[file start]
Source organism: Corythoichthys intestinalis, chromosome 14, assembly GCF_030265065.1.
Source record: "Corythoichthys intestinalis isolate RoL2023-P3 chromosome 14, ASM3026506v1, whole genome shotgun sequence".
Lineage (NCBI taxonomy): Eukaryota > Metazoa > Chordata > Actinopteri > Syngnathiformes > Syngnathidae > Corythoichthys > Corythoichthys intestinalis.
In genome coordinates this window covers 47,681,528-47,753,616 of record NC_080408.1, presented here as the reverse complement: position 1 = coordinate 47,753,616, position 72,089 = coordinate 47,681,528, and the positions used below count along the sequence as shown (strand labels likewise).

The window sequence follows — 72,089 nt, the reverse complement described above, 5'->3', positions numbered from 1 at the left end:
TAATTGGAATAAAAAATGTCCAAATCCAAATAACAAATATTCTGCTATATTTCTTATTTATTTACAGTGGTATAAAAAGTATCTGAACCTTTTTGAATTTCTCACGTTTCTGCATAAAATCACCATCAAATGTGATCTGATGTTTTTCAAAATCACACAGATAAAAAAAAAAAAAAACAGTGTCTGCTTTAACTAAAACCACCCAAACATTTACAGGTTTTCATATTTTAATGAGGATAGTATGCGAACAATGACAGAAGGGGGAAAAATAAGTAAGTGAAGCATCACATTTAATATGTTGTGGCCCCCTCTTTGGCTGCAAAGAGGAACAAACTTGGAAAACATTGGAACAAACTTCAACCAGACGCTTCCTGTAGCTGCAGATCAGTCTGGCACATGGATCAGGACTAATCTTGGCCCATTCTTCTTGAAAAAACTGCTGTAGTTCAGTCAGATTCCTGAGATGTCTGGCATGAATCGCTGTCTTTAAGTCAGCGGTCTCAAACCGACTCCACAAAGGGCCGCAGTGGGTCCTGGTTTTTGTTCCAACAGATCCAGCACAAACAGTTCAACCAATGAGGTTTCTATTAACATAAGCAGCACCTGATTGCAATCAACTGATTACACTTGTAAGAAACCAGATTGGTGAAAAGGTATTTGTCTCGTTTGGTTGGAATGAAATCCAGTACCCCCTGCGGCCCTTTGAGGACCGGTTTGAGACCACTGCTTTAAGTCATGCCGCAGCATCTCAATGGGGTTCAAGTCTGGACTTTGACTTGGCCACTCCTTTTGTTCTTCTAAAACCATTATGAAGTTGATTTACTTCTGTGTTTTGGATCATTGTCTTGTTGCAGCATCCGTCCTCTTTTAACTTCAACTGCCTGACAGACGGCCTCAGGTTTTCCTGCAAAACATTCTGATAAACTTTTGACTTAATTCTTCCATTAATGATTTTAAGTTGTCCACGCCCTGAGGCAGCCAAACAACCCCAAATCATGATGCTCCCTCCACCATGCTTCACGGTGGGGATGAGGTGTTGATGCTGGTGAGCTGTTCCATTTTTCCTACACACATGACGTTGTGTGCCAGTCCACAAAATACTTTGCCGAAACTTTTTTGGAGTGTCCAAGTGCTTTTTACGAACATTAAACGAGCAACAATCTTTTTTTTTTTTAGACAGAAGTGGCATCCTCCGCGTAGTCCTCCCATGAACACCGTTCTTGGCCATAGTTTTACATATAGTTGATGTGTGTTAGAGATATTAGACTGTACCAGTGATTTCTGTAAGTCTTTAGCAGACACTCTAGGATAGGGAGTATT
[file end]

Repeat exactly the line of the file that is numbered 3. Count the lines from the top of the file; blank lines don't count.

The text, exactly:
Lineage (NCBI taxonomy): Eukaryota > Metazoa > Chordata > Actinopteri > Syngnathiformes > Syngnathidae > Corythoichthys > Corythoichthys intestinalis.